Fishing for fortune in the Gobi Desert

( China Daily USA )

Updated: 2017-11-17

For the fishermen of the Xinjiang Uygur region, netting the fish and marketing them is just as important as protecting the environment

Seven families of fishermen have traveled from the Yangtze, China's longest river, deep into the Gobi Desert to earn a better living.

Seven boats and seven tents serve as their homes along the shore of Ulungur Lake, known as "the sea in the Gobi", in the Xinjiang Uygur autonomous region.

"I have heard that it's easier to 'dredge money' here," said Chen Guishan, 50. The thinly populated region has been attracting hardworking people to help drive local development.

Chen and his wife, Zhao Youlan, were born, married and fished along the Yangtze River in eastern China until nine years ago, when they joined the "desert fishermen team". They hoped their paradoxical new job might bring them prosperity.

Ulungur Lake in the north and Bosten Lake in the south are the two major fishing bases in Xinjiang. The bodies of water, about 1,000 kilometers apart, are two of the largest freshwater lakes in China and cover a total area of 1,600 square kilometers.

To make more money, the seven families lead a nomadic life, just like local herders. They fish in Ulungur Lake in spring and summer, and then migrate to the warmer Bosten Lake when autumn comes.

Their work in Ulungur begins after an annual fishing moratorium ends. The day begins at 6 am, when the sky is still starry. Chen and his 25-year-old son, Chen Zhaozhu, walk out of their tent, put on waterproof pants and life vests, and set sail.

In the light of dawn, they spot other boats sliding through the water. Chen keeps sailing toward the center of the lake. All the way they hear nothing but motors vibrating rhythmically.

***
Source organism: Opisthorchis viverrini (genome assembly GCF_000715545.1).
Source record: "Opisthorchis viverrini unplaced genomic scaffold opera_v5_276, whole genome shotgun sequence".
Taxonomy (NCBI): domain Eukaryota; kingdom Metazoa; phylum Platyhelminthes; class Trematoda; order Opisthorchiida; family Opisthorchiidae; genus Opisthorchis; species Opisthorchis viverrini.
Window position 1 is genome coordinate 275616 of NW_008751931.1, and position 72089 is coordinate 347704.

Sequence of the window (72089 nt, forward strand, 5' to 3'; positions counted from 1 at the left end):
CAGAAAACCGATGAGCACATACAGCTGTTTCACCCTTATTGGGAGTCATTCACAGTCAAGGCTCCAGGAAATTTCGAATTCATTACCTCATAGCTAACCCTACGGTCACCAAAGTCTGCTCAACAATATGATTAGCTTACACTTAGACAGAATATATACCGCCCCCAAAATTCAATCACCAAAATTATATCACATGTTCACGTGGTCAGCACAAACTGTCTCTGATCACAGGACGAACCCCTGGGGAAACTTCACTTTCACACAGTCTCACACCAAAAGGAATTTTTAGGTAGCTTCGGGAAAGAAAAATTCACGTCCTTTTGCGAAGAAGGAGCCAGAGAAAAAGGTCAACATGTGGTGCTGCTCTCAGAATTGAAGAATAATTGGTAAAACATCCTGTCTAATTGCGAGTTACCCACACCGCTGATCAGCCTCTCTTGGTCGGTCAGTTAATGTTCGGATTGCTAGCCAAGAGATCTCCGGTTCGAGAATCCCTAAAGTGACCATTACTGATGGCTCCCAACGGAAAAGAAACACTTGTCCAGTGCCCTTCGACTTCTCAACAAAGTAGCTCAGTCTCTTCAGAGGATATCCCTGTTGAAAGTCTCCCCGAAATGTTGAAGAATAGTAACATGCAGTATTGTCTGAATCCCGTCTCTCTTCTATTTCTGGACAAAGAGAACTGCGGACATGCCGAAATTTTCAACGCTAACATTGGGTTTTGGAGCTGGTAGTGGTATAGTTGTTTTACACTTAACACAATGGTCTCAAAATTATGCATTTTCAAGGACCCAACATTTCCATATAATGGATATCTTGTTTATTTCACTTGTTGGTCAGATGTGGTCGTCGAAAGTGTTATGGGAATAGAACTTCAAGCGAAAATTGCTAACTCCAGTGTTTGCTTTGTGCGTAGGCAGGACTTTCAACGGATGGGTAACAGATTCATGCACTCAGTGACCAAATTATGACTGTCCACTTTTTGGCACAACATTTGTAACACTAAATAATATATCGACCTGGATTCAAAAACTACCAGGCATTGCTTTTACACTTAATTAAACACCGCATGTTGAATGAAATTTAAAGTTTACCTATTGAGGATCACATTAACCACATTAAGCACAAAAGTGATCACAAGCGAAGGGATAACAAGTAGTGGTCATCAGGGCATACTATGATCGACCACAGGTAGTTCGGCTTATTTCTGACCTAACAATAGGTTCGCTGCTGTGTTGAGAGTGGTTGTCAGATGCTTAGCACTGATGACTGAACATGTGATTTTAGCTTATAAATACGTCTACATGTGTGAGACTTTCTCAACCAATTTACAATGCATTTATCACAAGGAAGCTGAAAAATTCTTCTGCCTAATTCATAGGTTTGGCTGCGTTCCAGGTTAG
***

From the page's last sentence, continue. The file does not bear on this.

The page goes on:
After about half an hour, the boat arrives at the fishing area. The father and son drop anchor and cast their nets. They don't need speech to communicate. When the son hauls a net out of the water, the father selects fish that are large enough to be put into the boat's hold, and throws juvenile fish back into the water.

"We must be sustainable. We must set juvenile fish free to let them grow, so we must pick them out one by one," the older fisherman explained.

It is a lucky day for them. Two catches make a full load for their boat. On less lucky days, they have to cast out at least eight times, Chen said. Happy with their catch, they start the engine and sail to the market dock.

In this line of work, selling is as important as fishing. When they arrive at the market, they see many others are already there. The typically quiet father becomes talkative. Eager to sell, he puts his catch straight on a trader's scale. He is reassured only when the trader nods in acceptance.

The freshly caught fish will soon be on tables in Urumqi, the Xinjiang capital, as well as cities nationwide thanks to China's fast-growing logistics services.

Ulungur has clear water and abundant fish, said Zhao Jingsong, head of the local fishery administration. It has long been a tradition for locals to fish there.

"The lake brings us wealth, so we must protect the environment here," Zhao said. "We follow strict fishing restrictions and regulations to protect it as a natural resource."

The father and son return home, content with the 1,600 yuan ($240) they have earned from about 1 metric ton of fish. When they arrive, Zhao Youlan is preparing lunch. Fish with vegetables is a typical meal for the family, she said.

Like many who work in the fishing industry, Chen and Zhao Youlan suffer from severe arthritis, caused by years of repetitive strain. They live about 20 km from town, so they rarely go there for shopping or entertainment. When at home, Zhao Youlan cooks and mends the fishing nets, which she considers the best way to relax.

Many fishermen take a nap after lunch while their wives play mahjong together. But Chen doesn't take a break. He starts to repair the family's leaking tent.

With the approach of winter the family will soon move to Bosten Lake, where they will continue fishing until warm weather allows them to return to Ulungur.

"I have spent most of my life afloat, so I want to spend my old age ashore," Chen said. "When I have enough money, I will buy a house and come to anchor."


Fishing for fortune in the Gobi Desert

Fishing for fortune in the Gobi Desert

Fishing for fortune in the Gobi Desert

Fishing for fortune in the Gobi Desert

Fishing for fortune in the Gobi Desert

(China Daily USA 11/17/2017 page7)